(Boycott Burma series)
(By Leaving Burma)
Imagine that back during the breakup of Yugoslavia that American companies were investing in Serbia. What a picture it would have made to see a Serbian soldier sipping a Pepsi with a couple dead Bosnian victims on the ground behind him. That would have been a damning photo indeed. It most certainly would not have reflected Pepsi's current slogans of "Hope" and "Do Some Good". Yet Pepsi was in Yugoslavia and remained so during the entirety of the Bosnian Genocide. Pepsi (much like Coca-Cola) was active in Nazi occupied Europe. The company ventured into apartheid ridden South Africa (just like Coca-Cola). And has been present in almost every area of the world where genocide has occurred and/or present in countries that suffer under repressive regimes (only exception is that of North Korea).
But why shouldn't dictators and brutal genocidal regimes be granted the privilege of having a nice refreshing Pepsi? After all, they are paying customers... right?
Whose money are they paying with?
The fact is Pepsi has been in Burma much longer than Coca-Cola. In 1996 Pepsi announced that it was only reducing it's operations in Burma by 40%. The next year Pepsi stopped sending the syrup for it's signature drink to the legacy it left behind in Myanmar, Star Cola. Thus Pepsi never really left Burma. It simply left its offspring to carry on it's dirty work in Burma as the mother laid in wait across the border in Thailand. For Pepsi, returning to Myanmar was somewhat like simply flipping on the light switch.
While Coca-Cola builds new bottling plants in Yangon, Pepsi simply walks into Star Cola plants and reclaims what it left behind just over 15 years ago. There is no justice for the Rohingya, Shin, Chin, Kachin, and other repressed minorities in Burma. Companies like PepsiCo simply return to help raise the Burmese upper class even higher by building upon the backs of the downtrodden minorities. And in doing so Pepsi and Coca-Cola help fund the ethnic cleansing of Burma's borderlands.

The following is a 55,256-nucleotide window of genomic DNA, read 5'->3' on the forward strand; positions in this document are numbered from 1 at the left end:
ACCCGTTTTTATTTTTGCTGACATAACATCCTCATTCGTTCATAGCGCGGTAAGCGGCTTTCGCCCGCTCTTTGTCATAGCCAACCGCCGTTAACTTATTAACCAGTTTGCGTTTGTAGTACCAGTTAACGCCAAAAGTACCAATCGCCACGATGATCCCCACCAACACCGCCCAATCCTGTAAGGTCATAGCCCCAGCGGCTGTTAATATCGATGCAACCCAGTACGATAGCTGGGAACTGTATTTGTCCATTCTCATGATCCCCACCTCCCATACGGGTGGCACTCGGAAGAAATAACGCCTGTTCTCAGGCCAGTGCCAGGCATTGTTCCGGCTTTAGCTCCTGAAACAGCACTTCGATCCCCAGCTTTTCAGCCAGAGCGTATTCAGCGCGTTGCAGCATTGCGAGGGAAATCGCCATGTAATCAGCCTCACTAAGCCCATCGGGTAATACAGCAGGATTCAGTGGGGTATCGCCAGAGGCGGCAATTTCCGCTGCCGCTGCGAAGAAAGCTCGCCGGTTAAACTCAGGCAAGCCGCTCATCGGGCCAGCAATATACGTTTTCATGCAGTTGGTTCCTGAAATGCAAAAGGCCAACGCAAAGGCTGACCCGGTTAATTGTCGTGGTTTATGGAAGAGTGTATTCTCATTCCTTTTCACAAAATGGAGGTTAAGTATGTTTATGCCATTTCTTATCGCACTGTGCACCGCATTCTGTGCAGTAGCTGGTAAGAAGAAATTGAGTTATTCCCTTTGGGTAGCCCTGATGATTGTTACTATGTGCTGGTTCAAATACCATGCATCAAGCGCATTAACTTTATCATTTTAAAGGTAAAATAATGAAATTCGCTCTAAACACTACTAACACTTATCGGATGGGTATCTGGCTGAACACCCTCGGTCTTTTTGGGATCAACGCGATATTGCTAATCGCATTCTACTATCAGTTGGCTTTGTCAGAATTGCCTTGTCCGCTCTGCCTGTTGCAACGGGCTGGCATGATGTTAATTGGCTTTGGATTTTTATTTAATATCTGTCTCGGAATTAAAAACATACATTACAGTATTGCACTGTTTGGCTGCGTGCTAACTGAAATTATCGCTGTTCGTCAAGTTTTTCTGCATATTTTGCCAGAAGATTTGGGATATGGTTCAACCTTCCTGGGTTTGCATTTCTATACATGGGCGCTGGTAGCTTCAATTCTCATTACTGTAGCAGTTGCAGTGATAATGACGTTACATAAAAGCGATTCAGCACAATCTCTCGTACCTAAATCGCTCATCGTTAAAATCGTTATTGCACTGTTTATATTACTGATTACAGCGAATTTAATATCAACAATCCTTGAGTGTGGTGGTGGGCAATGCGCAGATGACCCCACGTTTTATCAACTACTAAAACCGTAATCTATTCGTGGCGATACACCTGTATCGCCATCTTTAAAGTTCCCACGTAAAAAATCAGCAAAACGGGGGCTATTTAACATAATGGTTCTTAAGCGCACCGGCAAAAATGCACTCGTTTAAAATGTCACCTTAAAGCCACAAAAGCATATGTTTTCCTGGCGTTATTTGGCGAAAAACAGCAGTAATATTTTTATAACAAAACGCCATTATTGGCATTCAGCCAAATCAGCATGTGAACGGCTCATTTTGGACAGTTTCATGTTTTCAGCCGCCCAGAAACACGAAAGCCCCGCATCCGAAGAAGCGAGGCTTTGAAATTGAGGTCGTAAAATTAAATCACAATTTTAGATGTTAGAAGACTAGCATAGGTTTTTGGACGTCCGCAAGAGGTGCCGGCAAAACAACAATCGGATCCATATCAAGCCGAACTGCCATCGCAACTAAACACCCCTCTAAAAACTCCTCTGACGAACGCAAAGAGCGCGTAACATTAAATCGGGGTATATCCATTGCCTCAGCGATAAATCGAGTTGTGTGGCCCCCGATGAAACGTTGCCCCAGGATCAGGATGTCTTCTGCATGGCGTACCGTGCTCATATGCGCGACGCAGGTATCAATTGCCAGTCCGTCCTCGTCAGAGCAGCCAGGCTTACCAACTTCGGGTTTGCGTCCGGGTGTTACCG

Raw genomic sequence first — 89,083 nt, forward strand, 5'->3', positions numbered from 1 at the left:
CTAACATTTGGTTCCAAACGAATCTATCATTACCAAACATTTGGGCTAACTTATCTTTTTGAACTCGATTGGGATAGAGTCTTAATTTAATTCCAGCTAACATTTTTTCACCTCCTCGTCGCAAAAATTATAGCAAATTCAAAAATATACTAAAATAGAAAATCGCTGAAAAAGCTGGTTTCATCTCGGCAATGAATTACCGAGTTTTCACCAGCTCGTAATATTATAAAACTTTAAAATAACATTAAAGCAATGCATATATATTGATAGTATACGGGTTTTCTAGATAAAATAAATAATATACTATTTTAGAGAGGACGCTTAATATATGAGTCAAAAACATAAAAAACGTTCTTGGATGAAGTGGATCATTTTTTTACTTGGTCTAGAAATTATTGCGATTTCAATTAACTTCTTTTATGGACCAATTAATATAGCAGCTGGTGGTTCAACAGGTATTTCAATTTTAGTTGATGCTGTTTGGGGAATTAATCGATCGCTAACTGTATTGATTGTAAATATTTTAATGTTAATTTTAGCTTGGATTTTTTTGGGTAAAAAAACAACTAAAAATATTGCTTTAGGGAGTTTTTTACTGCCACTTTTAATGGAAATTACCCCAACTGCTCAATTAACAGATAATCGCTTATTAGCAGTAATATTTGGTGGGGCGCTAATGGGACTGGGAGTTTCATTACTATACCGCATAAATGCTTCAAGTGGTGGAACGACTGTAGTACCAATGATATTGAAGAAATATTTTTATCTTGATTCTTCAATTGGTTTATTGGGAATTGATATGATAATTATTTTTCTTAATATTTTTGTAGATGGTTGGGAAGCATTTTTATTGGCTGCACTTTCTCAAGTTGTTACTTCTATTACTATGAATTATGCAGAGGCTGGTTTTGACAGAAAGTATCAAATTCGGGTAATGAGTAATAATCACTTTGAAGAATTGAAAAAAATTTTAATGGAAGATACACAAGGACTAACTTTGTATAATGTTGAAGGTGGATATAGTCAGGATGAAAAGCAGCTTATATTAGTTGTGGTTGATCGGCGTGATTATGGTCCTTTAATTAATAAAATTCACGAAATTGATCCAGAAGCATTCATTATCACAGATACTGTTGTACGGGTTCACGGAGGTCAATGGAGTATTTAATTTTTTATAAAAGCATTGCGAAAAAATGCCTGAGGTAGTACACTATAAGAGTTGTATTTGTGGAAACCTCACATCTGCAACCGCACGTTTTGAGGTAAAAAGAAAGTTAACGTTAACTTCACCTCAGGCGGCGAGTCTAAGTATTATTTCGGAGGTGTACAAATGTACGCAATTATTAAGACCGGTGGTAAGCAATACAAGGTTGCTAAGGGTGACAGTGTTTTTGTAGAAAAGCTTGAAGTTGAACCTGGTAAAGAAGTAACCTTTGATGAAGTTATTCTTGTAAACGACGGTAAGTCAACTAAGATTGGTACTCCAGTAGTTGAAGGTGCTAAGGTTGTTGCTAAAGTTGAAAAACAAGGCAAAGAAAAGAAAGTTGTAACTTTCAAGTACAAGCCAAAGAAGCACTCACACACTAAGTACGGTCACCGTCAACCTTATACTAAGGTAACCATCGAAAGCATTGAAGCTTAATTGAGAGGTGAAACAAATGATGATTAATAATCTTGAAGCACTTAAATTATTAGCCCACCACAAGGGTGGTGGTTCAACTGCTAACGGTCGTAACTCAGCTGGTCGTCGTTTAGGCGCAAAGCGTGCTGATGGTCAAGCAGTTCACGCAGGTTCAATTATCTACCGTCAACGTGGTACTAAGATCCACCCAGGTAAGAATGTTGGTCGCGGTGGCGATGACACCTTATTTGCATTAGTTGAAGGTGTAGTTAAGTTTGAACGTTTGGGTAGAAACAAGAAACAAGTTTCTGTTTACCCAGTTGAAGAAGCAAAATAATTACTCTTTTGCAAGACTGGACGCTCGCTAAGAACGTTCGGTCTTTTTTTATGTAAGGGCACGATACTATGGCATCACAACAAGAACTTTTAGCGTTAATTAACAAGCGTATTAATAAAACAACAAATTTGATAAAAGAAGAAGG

"Myanmar is a market with great potential, and our agreements with Diamond Star and UNESCO are important first steps towards expanding our presence in the country. Over time, we believe we can build a strong business in Myanmar and play a positive role in the country's continued development."
Pepsi is trying to hide its investments in the still (unofficially) military regime by investing in the "positive" future of Myanmar through organizations such as UNESCO. Yet by partnering with Diamond Star and other companies that have a long history in Burma, Pepsi promises to avoid hiring ethnic minorities. Thus leaving the Rohingya and other minorities in their current state of despair while the upper class grows fat.
Once again we are faced with the fact that we can't change PepsiCo's actions. While the faceless corporation works hard to exploit the suffering of ethnic minorities around the world we must face our initial decision of what to do. If we cannot change Pepsi's decisions to exploit tragedy for economic gain then we must decide on how we view our investments in Pepsi. Just as with any other purchase we make in a free market economy we are casting a vote of approval for that company and all it does with our hard earned cash. By withholding our investment and deciding to avoid purchasing of Pepsi products, we cast our vote of dissent.
However at the same time we must be vocal about why we are not going to purchase a product we may have otherwise purchased. If we simply stop buying Pepsi without making our intentions known then our actions are only self-serving in the fact that only we know why we are doing them. We must share our reasons with others and we must do this without relent.
If you are serious about boycotting Burmese products and the companies that invest in Myanmar's regime you will soon find there is far more to give up then you first expect. So you must ask yourself just how far you are willing to take this. You must decide if you really care where your money goes and to whom it is given.
The decision is up to you and you alone.
(note: not all sources listed)